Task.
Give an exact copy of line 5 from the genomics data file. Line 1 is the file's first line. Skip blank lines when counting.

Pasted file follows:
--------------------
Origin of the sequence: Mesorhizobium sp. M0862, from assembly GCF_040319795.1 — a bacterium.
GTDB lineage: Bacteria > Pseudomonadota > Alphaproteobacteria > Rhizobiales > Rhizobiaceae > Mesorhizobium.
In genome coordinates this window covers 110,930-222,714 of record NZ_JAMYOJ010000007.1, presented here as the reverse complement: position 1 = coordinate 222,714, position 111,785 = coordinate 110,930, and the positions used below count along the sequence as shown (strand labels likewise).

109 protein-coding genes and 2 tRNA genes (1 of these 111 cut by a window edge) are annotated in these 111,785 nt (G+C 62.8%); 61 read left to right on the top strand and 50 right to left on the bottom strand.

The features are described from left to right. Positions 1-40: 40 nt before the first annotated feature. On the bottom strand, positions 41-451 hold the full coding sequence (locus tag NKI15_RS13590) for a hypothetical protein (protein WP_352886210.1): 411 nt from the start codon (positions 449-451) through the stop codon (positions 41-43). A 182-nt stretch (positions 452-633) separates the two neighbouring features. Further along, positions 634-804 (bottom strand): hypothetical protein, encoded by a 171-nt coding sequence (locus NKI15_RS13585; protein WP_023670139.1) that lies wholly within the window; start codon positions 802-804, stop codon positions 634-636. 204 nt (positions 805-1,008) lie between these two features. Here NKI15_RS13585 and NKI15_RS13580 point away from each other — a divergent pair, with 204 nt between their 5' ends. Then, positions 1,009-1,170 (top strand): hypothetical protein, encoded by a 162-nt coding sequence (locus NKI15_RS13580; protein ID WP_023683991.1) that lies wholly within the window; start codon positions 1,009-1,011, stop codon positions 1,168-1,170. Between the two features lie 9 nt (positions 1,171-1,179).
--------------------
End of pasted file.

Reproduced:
The features are described from left to right. Positions 1-40: 40 nt before the first annotated feature. On the bottom strand, positions 41-451 hold the full coding sequence (locus tag NKI15_RS13590) for a hypothetical protein (protein WP_352886210.1): 411 nt from the start codon (positions 449-451) through the stop codon (positions 41-43). A 182-nt stretch (positions 452-633) separates the two neighbouring features. Further along, positions 634-804 (bottom strand): hypothetical protein, encoded by a 171-nt coding sequence (locus NKI15_RS13585; protein WP_023670139.1) that lies wholly within the window; start codon positions 802-804, stop codon positions 634-636. 204 nt (positions 805-1,008) lie between these two features. Here NKI15_RS13585 and NKI15_RS13580 point away from each other — a divergent pair, with 204 nt between their 5' ends. Then, positions 1,009-1,170 (top strand): hypothetical protein, encoded by a 162-nt coding sequence (locus NKI15_RS13580; protein ID WP_023683991.1) that lies wholly within the window; start codon positions 1,009-1,011, stop codon positions 1,168-1,170. Between the two features lie 9 nt (positions 1,171-1,179).